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Opinion
Sony Kapoor

No, Norway Isn't Turning Away from Fossil Fuels

Its wealth fund's decision to divest oil and gas assets was more about diversification than environmentalism.
Shifting resources.

Shifting resources.

Photographer: Kyrre Lien

There was widespread excitement last week on the news that Norway’s $1 trillion sovereign wealth fund has announced an intention to sell off its oil and gas holdings. This amounts to about 6 percent of the fund’s stockholdings, about $37 billion. Environmental activists, in particular, are delighted and expect this to trigger a broader sell-off in fossil fuels. They should hold the champagne.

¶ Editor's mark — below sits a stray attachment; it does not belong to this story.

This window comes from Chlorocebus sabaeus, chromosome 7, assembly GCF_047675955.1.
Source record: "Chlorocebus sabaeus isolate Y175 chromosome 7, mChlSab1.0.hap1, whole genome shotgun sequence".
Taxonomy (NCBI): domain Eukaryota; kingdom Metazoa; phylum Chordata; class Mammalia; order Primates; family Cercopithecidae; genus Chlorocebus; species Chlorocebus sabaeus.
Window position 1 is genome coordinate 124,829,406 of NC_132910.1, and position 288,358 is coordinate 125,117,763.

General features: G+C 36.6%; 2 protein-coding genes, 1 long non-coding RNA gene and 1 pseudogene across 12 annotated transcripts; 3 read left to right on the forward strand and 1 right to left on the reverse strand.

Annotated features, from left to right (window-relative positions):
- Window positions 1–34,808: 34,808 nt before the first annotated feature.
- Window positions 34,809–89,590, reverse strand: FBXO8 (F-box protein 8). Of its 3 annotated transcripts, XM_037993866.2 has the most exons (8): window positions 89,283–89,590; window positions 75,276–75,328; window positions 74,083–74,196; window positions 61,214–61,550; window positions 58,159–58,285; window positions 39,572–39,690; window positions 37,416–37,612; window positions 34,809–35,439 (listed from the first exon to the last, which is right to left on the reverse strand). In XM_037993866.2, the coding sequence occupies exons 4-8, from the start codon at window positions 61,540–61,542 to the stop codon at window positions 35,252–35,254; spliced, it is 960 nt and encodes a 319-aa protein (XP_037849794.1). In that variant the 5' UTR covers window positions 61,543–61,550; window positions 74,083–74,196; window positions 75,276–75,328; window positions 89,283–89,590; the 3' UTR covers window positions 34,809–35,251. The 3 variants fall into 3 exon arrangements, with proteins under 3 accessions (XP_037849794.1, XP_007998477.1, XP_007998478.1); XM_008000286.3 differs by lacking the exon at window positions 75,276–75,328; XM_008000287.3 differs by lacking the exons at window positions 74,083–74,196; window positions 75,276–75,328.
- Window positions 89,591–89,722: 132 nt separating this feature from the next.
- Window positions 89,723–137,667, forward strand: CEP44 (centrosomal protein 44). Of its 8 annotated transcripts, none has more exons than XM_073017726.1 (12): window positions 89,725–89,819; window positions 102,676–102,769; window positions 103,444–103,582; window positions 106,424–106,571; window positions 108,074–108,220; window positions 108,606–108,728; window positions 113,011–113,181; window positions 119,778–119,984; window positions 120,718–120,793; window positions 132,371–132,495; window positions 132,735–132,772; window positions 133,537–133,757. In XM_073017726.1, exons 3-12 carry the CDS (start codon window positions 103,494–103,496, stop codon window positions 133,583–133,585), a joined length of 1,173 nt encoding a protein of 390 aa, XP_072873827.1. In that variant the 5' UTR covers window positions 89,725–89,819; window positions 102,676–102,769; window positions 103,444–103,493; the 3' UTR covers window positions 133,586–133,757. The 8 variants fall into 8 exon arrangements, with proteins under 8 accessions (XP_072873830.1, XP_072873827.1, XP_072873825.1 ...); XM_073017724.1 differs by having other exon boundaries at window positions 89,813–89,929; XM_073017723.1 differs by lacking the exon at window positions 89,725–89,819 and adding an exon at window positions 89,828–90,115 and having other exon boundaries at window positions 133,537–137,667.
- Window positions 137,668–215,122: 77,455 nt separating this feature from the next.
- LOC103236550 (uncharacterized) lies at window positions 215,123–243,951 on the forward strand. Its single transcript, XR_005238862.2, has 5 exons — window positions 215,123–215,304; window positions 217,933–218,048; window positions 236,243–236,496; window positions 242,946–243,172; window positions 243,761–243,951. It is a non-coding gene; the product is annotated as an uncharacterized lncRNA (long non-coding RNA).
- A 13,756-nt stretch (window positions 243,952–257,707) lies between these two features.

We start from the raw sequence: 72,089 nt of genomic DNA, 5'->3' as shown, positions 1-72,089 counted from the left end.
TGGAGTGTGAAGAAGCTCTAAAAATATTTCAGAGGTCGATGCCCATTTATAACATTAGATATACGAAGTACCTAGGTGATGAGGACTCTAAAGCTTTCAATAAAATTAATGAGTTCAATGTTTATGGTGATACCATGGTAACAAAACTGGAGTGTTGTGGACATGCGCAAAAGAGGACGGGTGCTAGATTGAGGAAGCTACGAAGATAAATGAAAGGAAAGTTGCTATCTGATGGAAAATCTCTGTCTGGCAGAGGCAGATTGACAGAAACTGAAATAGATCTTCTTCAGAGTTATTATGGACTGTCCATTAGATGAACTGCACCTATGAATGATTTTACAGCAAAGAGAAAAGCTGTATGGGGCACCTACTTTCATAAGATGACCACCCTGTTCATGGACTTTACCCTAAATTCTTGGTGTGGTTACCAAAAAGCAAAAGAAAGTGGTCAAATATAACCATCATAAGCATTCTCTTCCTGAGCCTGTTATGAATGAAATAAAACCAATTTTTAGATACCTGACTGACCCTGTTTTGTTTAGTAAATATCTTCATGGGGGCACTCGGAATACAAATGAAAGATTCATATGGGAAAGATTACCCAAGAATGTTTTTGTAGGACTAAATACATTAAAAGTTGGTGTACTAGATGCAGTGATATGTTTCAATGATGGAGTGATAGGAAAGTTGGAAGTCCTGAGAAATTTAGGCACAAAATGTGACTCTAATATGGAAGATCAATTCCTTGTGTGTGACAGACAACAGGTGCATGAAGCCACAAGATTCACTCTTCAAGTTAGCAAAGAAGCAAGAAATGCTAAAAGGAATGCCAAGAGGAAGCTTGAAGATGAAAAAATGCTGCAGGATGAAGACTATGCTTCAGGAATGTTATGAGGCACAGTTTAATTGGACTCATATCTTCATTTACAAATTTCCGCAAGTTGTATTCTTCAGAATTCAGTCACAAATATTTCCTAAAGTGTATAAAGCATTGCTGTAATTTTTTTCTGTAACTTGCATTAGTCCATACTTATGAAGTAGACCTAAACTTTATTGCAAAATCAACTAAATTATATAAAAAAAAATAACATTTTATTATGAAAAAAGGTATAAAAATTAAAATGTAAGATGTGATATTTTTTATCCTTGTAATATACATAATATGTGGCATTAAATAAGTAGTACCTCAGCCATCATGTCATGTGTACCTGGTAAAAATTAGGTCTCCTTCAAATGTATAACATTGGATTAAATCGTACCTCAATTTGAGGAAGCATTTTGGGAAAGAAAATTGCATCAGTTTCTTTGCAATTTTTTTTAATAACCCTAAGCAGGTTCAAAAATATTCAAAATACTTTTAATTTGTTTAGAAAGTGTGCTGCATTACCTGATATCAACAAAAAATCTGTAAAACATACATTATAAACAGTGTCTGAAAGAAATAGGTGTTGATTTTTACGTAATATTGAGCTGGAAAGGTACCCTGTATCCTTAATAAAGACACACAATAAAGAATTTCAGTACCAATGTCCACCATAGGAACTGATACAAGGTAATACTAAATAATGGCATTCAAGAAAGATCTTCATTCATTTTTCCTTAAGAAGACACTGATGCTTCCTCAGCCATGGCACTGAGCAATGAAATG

Bill McKibben, the founder of 350.org, called it “astonishing” and compared this to the Rockefellers divesting from fossil fuels. Paul Fisher, now at the Cambridge Institute for Sustainability Leadership, stated that the Fund is “no longer prepared to take the increasing risk associated with oil and gas assets, which do not have a long-term future.” Stephanie Pfeifer, head of the Institutional Investors Group of Climate Change said investors will look more closely at alignment with the low carbon transition.